Why Conventional Product Testing Gets Attribute Intensities Wrong

Conventional tests don’t give you an accurate picture of how consumers perceive the intensity of different flavors. If companies want to learn about how consumers perceive flavor so they can create successful products, they should use Gastrograph AI as part of their product development process.

Imagine you make camping chairs. Every year, you sell millions and millions of chairs. It’s gotten to the point where you don’t even need to advertise. Everyone who buys a chair recommends it to their friends. Now, your profits are so high you decide to invest the money in revamping the chair to give even more value to your buyers. You add a cupholder, a footrest, and some clips and hooks on the back. The next year, sales plummet.

What happened?

You didn’t realize that the reason people loved that chair was that it was so lightweight and easy to carry.

By adding all the extra features, you’ve ruined it.

Knowing why people like or dislike your product is essential for repeat sales in any industry. In CPG food and beverage, that means knowing which flavors consumers perceive and how intensely.

In a validation study we conducted last year, we discovered a major flaw in how conventional central location tests (CLTs) collect intensity data. We also verified that our system is at least as accurate at predicting consumer preference as CLTs, but that’s a story for another day.

Conventional tests don’t give you an accurate picture of how consumers perceive the intensity of different flavors. If companies want to learn about how consumers perceive flavor so they can create successful products, they should use Gastrograph AI as part of their product development process.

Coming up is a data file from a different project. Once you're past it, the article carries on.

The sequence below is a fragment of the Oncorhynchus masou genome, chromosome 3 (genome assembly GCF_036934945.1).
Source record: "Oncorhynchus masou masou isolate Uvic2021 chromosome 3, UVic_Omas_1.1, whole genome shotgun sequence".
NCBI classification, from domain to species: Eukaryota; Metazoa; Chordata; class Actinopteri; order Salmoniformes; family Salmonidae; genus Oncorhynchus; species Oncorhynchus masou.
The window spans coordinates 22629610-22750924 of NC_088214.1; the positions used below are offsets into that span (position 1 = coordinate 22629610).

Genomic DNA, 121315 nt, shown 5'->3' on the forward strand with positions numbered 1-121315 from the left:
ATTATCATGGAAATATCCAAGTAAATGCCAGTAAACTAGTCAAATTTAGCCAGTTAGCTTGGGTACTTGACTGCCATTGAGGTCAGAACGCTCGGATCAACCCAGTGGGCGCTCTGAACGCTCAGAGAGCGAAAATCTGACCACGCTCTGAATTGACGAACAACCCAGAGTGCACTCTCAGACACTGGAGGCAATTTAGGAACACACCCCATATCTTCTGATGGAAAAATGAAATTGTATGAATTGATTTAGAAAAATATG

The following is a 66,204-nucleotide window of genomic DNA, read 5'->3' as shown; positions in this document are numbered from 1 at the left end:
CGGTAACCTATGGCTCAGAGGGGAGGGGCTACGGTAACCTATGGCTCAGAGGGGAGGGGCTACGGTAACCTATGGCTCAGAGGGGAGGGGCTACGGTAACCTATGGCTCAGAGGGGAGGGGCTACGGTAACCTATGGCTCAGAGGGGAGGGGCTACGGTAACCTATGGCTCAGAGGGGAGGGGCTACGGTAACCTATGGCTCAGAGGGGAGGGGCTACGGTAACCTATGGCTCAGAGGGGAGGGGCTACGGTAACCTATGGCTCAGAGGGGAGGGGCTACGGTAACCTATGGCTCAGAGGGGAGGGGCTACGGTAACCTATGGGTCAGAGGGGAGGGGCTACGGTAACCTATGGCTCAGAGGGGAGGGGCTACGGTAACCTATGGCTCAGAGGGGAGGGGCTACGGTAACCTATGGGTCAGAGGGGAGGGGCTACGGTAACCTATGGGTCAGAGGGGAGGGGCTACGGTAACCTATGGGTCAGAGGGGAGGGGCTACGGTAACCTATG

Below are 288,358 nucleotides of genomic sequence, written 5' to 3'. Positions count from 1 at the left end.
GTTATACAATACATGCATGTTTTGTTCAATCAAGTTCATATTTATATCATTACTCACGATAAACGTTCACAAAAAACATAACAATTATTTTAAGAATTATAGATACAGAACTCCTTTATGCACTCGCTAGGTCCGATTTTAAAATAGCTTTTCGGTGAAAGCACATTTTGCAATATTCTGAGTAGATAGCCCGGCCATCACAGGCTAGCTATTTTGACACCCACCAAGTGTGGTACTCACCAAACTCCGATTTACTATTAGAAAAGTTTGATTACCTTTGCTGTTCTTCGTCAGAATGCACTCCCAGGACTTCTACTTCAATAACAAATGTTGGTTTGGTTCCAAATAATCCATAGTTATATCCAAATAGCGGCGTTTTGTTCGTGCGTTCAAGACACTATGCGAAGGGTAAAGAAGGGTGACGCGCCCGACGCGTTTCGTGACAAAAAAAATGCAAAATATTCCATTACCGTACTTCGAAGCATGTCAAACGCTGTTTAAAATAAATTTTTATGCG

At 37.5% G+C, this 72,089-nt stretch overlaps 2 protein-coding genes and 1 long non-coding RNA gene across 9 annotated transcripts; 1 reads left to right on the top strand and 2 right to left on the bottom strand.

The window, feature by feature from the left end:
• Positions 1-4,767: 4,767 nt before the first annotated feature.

What Are Attribute Intensities?

Attribute intensities are a score of how strongly a taster perceives a flavor. They’d tell you, for example, if consumers detect a “hint” of strawberry or an overpowering flavor.

How They’re Collected in a Conventional Testing

Our partner for the study conducted conventional tests for nine products, and then we reviewed the same products with the Gastrograph platform.

First, the products went through a round of tasting with expert tasters. The experts decided which attributes were present in the products, and they listed six terms: roasted, dairy, bitter, rich, sugar, and retronasal (that’s “aftertaste” to you and me).

In one of the most popular testing methods (Quantitative Descriptive Analysis), expert tasters generate the list of flavor attributes by majority voting. If only one or two of the experts pick up on a flavor that the others don’t perceive, that term doesn’t end up on the scorecard. So consumers only get to rate the flavors that the majority of the expert tasters noticed and aren’t allowed to add their own terms — this is a constrained lexicon.

Next, our partner brought in the consumers to taste the products and rate the intensity of each of the flavors on a scale of zero to five. Finally, they asked consumers to rate their product preferences on a scale of one to seven.

So, as in most CLTs, experts are responsible for describing what flavors they taste, and consumers rate how much they like the products. Perception data and preference data come from two different rounds of testing.

How They’re Collected by Gastrograph

When we bring products onto the Gastrograph system, there are no separate expert rounds. One consumer taster describes what they taste and the intensity of the flavors and then rates their preference for the product. The Gastrograph process means our perception and preference data come from the same consumer tasters, so we can link between what flavors people taste and which products they like.

We avoid forcing tasters to use a constrained lexicon by letting them describe flavors however they want. The Gastrograph system has 24 attributes that “totally encompass the gustatory flavor space,” says Jason Cohen, CEO and founder of Gastrograph. Within those 24 attributes, tasters select a label to describe a flavor or create their own label. They’re free to add as many labels as they want to describe a product. If they don’t taste a flavor, they don’t have to rate it.

The extended process consumer tasters go through to identify flavors before rating them also helps us predict sustained preference. Tasters spend more time thinking about flavors than in a conventional tasting, so the results we get give us an indication of how much consumers will like the products over time.

What’s the Problem with the Conventional Method?

Forced responses and a constrained lexicon mean that the data companies get from conventional testing is skewed and biased.